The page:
Dead Hive: What do I do?
I found a dead hive:
Dead out―The mere words make a beekeeper's face instantly drop. Whether by nature or by beekeeper, losing a hive just stinks! The definition of a dead out is a dead hive. Go figure―that seems a little too simplistic, right? Not really. It implies more of a question than a definitive answer to a problem. Some conditions are seasonal, but so many of them could occur in any season throughout the year.
I Found: Dead bees head down in cells or a group of dead bees clustered around what was brood but has long since died.
Cause of Death: Starvation. The bees simply ran out of food. This can happen any time of year but primarily at the end of winter and early spring (March). Read more HERE
I Found: Dead bees with no evidence of old brood
Cause of Death: Failing queen in late fall or early winter. If your queen wasn’t laying sufficiently in the fall, you lacked the workforce to gather resources, feed larvae, and warm the hive during cold weather. In spring, summer, and fall, the colony will quickly die with a failing queen simply because of no eggs being laid. No eggs = no nurse bees = no foragers = no food! Read more HERE
Another Possible Cause of Death: Varroa. High Varroa mite loads can and will cause your colony to die. Typically, your indicators were prior to death and are now long gone because of the decay of the colony. Testing and treating for Varroa is crucial for survival all year, every year!
A quick 24- hour sticky board test once a month can reveal issues before they get out of control like this.
Sticky board test photo credit: Annalisa Mazzarella
I Found: Few bees milling around; may or may not still have a queen present, along with an overwhelming bad fermented odor as well as little worms (look like maggots) crawling in and around the cells.
Cause of Death: Small hive beetle infestation has overtaken the hive. SHBs are a part of everyday beekeeping in warmer, moister climates, and when not controlled they can and will cause your colony to abscond (leave) or die a slow, miserable death. Staying on top of SHBs is truly one of the easiest tasks we face. It doesn’t require any testing, and all effective methods of control are mechanical and don’t require medication or pesticides to be placed in our hives. Read more about small hive beetles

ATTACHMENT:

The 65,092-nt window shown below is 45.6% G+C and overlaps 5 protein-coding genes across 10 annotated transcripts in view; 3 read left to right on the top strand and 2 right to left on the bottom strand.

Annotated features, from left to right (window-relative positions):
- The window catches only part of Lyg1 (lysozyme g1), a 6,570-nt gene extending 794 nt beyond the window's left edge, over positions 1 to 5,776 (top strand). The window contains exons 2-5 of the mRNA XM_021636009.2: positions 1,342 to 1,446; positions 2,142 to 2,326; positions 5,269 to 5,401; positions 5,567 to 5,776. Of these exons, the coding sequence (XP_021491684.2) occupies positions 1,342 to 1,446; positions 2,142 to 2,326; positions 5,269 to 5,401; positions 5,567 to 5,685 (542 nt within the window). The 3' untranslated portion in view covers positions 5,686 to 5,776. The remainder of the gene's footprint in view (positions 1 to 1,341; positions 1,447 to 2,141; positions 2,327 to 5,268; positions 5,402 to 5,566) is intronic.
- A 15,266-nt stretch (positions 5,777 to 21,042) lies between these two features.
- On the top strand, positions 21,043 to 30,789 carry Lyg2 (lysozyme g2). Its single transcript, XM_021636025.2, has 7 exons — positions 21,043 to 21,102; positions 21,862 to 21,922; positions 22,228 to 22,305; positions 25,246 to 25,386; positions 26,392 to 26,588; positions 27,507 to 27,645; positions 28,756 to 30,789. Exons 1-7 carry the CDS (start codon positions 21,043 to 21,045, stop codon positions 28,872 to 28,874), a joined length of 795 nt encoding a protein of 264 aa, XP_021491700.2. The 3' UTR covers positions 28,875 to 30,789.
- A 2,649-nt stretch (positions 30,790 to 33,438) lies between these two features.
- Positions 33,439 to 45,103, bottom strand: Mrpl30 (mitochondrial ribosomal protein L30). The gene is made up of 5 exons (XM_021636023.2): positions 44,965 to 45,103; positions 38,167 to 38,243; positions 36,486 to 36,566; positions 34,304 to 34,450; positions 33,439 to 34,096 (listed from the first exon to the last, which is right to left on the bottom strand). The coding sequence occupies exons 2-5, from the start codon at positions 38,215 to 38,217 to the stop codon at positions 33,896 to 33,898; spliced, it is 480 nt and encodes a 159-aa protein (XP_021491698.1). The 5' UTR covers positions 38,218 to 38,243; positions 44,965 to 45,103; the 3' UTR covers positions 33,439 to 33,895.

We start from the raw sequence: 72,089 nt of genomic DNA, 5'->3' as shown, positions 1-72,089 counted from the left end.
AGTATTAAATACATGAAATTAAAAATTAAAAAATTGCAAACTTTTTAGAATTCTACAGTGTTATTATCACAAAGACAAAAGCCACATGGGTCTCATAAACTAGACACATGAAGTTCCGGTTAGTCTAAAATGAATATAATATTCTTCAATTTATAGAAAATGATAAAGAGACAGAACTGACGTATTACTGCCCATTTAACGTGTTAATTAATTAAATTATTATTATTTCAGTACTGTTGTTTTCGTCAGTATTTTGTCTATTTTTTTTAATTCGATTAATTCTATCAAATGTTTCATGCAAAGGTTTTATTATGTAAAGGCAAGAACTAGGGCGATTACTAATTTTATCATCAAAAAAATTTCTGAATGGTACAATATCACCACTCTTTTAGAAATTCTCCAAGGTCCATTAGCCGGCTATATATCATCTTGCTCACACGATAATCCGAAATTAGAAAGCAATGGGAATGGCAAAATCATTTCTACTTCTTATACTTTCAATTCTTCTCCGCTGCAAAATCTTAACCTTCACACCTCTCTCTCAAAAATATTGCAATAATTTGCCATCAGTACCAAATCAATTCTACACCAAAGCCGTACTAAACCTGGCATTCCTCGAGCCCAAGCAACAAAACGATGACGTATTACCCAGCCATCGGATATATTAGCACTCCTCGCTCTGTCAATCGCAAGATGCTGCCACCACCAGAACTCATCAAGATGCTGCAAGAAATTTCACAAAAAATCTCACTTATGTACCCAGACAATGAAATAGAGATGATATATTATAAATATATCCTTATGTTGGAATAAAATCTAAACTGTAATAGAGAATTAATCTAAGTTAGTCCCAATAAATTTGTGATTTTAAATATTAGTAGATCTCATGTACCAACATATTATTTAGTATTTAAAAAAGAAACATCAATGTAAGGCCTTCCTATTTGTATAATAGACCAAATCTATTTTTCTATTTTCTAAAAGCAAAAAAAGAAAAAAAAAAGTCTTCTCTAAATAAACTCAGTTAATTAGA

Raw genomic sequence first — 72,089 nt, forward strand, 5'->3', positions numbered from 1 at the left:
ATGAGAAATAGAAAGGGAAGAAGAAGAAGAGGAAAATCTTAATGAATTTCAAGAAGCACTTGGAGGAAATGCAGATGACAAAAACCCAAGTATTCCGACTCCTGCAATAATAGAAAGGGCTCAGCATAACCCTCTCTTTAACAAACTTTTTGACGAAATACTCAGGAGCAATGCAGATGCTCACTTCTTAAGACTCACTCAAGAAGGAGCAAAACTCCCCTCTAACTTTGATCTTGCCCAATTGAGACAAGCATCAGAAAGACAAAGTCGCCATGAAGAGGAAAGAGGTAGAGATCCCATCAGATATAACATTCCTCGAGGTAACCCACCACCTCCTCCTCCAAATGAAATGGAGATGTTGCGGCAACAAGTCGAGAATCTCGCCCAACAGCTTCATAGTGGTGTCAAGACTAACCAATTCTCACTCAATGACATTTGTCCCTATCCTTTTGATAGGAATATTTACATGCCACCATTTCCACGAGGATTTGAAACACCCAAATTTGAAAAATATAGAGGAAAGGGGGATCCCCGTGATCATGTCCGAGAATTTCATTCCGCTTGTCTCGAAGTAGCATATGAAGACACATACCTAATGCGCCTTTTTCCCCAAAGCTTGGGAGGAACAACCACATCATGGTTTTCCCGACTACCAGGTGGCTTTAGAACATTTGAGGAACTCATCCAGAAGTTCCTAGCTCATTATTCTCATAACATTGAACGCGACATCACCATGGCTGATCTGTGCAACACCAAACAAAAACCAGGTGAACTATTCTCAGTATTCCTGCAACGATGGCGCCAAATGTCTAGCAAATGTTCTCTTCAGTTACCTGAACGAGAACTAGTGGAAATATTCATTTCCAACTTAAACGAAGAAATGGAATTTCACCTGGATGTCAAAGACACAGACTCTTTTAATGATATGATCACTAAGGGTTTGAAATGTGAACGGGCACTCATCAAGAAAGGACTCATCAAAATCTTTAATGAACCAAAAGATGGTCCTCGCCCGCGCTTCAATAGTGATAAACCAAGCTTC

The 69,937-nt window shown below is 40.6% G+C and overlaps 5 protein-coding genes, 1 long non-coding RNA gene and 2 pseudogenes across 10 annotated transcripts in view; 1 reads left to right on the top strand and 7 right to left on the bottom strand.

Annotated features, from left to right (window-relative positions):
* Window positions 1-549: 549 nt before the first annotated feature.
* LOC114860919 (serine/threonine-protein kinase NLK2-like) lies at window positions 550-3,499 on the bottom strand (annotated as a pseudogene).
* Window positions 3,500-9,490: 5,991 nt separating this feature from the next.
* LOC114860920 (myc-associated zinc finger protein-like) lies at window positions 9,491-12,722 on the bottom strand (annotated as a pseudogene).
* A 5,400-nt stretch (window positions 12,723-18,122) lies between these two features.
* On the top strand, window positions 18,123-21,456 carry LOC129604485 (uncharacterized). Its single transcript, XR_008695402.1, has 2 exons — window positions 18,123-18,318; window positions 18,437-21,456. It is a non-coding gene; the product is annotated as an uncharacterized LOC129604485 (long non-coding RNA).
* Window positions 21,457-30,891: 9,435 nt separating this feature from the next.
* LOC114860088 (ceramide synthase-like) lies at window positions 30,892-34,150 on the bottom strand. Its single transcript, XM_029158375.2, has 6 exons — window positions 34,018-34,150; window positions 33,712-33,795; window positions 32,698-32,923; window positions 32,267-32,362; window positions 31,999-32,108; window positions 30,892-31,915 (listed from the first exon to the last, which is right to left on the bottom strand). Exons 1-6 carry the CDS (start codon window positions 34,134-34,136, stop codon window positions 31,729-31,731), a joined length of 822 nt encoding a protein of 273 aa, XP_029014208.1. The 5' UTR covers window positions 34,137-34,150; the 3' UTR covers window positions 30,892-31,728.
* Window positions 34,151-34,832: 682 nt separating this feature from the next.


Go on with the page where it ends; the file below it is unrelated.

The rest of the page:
I Found: Few bees or no bees; big worms and moths crawling around; cocoons and webbing built on the tops, sides, and faces of frames.
Cause of Death: Overrun with wax moths because of neglect. Yes, you heard it―neglect! Wax moths are the vultures of the bee world, meaning they will take over a weak, failing, or failed hive. Typically, they take over where the bees had been, completely destroying old comb and even eating into frames and the boxes―all completely preventable. When you have a colony in decline, address the problem immediately. If it’s obvious the colony isn’t going to make it, break the box down and store the equipment for future use. A dead out left in your bee yard will quickly turn into trash if not addressed. Read more about Wax moths
I Found: Some dead bees or no dead bees and no resources.
Cause of Death: Robbing. If the rims of the resource cells (honey/nectar) appear to be jagged or torn and you find a lot of wax debris on or below the bottom board, the colony probably didn’t die of starvation but instead was robbed of all of its resources. This doesn’t happen often to strong colonies but rather to colonies with reduced populations due to virus, diseases, or failing queens (causing decreased population).
Robbing can be stopped quickly by reducing the entrance, installing a robbing screen, and running a water sprinkler over the hive.
I Found: Some dead bees or no dead bees and no resources.